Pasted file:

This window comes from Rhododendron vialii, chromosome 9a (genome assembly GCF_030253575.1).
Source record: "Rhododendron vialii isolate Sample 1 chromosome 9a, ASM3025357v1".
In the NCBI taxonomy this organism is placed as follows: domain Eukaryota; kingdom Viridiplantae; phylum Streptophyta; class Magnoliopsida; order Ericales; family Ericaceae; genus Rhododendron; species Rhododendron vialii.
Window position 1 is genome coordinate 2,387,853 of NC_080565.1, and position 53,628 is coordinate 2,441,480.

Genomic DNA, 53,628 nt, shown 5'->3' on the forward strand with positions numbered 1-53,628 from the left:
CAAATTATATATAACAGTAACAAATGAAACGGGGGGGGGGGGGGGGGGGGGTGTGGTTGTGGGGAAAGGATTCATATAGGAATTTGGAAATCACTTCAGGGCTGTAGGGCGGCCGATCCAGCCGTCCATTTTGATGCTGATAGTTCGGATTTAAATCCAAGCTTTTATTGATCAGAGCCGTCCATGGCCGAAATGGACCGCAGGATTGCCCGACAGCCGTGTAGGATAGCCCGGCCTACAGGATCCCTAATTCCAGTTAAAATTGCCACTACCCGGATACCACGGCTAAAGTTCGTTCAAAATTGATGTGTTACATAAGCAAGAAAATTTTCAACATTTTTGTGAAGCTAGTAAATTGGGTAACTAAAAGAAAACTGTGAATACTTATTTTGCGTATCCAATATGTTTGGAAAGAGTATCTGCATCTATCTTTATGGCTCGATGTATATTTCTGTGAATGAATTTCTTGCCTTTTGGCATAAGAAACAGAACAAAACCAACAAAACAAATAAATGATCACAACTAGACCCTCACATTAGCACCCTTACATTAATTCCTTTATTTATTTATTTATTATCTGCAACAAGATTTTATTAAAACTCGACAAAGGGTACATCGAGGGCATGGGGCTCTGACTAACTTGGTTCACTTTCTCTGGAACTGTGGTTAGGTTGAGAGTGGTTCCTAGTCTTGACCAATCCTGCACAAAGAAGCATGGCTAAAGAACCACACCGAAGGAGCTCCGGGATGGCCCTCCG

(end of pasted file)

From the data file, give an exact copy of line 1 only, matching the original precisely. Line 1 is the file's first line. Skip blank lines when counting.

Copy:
This window comes from Rhododendron vialii, chromosome 9a (genome assembly GCF_030253575.1).